|While studying Economics at the University of Adelaide, David Powell was introduced to wine by an uncle and soon spent an increasing amount of his free time in the Barossa Valley. His desire to travel allowed him to use the quiet winter period to visit the renowned and more obscure regions of Europe, including a spell in Scotland working as a lumberjack. It was after these travels that he founded Torbreck in 1994. It is his time spent in Scotland near Inverness (Google Streetview Location of Torbreck, Scotland) that has influenced the names of his wines, with the majority of his labels having Scottish names: for example The Laird, The Pict, The Steading, and The Gask.
The focus at Torbreck is on Rhone varieties and they have built a reputation for making some of Australia’s best reds. However, they also make some delicious whites from Viognier, Marsanne and Roussanne. Torbreck only use grapes from the Barossa Valley and in fact, all of the grapes come from 26 individual vineyard plots.
I had the pleasure of meeting Dave on his most recent UK visit and found him to be someone who isn’t afraid of expressing his opinions and who has some great anecdotes – including a visit to Denmark a few years ago which ended in him being branded by a hot iron with the logo of a Danish restaurant. But I digress, back to the wines, we tasted a selection of his range including the Laird, which up until Penfolds released their latest vintage of Bin 620 was Australia’s most expensive wine. As delicious as the Laird was, my wine of the week is the much more affordable Juveniles.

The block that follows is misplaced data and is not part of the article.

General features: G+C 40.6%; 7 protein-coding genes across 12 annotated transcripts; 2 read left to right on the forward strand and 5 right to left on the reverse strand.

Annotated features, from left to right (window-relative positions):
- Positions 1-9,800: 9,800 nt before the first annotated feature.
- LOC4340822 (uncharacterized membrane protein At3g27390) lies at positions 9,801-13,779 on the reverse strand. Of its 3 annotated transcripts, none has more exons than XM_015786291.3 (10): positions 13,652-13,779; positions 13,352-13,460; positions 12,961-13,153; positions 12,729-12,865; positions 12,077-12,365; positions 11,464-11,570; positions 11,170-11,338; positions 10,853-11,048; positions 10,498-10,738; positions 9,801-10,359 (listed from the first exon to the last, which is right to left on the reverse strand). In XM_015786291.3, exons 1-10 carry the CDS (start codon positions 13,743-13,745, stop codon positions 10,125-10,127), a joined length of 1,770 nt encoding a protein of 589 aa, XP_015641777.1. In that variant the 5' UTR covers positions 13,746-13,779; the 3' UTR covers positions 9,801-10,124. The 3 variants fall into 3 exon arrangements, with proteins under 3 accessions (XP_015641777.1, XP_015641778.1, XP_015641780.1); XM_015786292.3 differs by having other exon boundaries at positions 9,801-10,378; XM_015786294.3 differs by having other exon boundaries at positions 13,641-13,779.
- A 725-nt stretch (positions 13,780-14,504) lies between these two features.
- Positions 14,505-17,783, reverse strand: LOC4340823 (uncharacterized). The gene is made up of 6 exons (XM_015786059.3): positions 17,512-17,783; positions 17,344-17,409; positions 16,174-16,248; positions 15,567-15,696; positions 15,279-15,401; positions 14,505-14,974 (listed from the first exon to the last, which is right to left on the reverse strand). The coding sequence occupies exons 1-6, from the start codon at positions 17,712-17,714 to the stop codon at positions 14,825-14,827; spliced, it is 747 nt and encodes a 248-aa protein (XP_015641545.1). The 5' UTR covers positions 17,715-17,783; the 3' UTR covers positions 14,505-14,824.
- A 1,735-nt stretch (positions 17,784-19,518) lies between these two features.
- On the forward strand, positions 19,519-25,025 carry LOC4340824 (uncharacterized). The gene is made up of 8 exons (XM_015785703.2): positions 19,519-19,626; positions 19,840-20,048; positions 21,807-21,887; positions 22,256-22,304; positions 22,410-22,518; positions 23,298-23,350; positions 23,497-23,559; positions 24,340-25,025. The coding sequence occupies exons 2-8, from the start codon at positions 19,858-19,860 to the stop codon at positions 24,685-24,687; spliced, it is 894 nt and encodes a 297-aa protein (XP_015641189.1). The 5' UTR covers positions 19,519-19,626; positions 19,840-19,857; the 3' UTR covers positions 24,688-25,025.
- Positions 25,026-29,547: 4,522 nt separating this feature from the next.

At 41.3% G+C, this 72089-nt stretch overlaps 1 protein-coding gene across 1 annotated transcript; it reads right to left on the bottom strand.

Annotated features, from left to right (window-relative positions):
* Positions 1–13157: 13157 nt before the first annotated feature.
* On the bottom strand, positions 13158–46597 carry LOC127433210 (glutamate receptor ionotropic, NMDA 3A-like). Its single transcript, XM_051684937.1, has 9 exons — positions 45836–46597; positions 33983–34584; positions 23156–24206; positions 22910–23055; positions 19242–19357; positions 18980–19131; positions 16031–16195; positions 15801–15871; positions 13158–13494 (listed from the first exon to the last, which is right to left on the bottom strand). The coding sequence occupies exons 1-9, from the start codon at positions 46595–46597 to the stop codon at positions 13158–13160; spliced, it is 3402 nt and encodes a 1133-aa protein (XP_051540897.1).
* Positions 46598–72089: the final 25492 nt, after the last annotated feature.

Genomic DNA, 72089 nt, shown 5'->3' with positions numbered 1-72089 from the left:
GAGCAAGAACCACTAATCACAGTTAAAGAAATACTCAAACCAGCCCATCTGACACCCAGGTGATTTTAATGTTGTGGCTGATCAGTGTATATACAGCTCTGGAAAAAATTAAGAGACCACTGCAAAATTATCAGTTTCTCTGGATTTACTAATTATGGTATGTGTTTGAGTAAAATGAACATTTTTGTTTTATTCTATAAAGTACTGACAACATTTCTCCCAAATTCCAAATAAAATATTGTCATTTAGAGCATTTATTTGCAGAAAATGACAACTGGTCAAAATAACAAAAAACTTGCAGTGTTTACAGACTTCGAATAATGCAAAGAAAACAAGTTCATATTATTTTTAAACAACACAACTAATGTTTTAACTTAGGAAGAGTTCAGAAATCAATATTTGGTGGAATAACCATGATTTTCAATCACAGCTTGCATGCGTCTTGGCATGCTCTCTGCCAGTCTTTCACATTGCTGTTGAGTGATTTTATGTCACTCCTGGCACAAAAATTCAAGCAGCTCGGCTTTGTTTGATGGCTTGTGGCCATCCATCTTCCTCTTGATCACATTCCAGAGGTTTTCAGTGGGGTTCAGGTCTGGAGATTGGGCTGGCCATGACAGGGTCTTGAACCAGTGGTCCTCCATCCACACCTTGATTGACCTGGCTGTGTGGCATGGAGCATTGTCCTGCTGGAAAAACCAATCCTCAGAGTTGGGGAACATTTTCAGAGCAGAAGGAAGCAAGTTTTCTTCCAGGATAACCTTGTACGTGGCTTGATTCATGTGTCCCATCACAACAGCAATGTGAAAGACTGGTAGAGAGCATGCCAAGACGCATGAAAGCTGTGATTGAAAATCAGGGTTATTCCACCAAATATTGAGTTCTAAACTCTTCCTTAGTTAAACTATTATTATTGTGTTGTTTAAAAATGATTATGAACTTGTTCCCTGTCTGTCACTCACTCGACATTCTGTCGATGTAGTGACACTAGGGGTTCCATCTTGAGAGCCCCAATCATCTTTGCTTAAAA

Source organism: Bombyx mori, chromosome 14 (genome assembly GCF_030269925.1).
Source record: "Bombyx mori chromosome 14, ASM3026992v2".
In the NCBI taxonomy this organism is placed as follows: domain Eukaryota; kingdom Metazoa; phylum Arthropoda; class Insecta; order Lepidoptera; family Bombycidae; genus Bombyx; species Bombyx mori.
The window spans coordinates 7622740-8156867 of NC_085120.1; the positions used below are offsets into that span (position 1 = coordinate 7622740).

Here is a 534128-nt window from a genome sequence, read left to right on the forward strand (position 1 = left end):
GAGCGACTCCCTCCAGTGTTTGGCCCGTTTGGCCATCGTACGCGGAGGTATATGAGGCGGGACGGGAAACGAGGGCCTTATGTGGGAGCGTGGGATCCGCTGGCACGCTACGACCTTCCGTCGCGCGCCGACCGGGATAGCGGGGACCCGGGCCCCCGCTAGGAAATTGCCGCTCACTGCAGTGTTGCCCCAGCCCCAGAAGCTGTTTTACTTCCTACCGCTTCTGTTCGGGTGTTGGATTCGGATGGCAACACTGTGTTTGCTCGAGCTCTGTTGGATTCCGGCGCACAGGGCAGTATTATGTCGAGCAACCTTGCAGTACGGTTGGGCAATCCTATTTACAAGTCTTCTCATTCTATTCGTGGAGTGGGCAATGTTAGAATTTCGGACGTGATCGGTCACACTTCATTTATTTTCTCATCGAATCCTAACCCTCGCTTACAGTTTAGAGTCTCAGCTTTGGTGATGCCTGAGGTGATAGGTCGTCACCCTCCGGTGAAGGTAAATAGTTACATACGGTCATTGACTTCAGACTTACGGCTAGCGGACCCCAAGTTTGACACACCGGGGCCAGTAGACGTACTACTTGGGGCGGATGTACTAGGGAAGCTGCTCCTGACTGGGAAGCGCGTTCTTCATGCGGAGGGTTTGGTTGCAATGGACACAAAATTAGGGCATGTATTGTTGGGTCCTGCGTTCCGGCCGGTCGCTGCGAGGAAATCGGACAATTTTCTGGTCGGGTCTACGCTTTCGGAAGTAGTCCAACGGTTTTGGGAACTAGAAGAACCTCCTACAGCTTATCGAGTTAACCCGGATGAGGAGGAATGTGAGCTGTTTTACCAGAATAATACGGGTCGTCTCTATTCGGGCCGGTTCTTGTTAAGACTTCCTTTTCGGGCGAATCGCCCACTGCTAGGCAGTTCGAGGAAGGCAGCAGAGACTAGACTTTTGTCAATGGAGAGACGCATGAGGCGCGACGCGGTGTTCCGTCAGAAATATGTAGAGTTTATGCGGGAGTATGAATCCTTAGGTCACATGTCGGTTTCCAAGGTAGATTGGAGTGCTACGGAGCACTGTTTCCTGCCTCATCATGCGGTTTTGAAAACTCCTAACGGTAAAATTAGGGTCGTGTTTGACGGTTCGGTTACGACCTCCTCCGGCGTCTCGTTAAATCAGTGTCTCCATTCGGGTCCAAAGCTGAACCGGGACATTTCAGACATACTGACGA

Juveniles was named in honour of one of Dave’s friends, Tim Johnston, who owns the Parisian wine bar of the same name. The 2009 is a blend of 60% Grenache, 20% Shiraz (Syrah) and 20% Mataro (Mourvèdre). The grapes are sourced from six sub regions of the Barossa Valley (Gomersal, Seppeltsfield, Marananga, Moppa, Koonunga Hill & Ebenezer) and the average vine age is around ninety years old. It is his ability to secure grapes from old vines that has led to stellar reputation. The label was designed by Tim’s daughter Carolyn, whose paintings hang in the wine bar.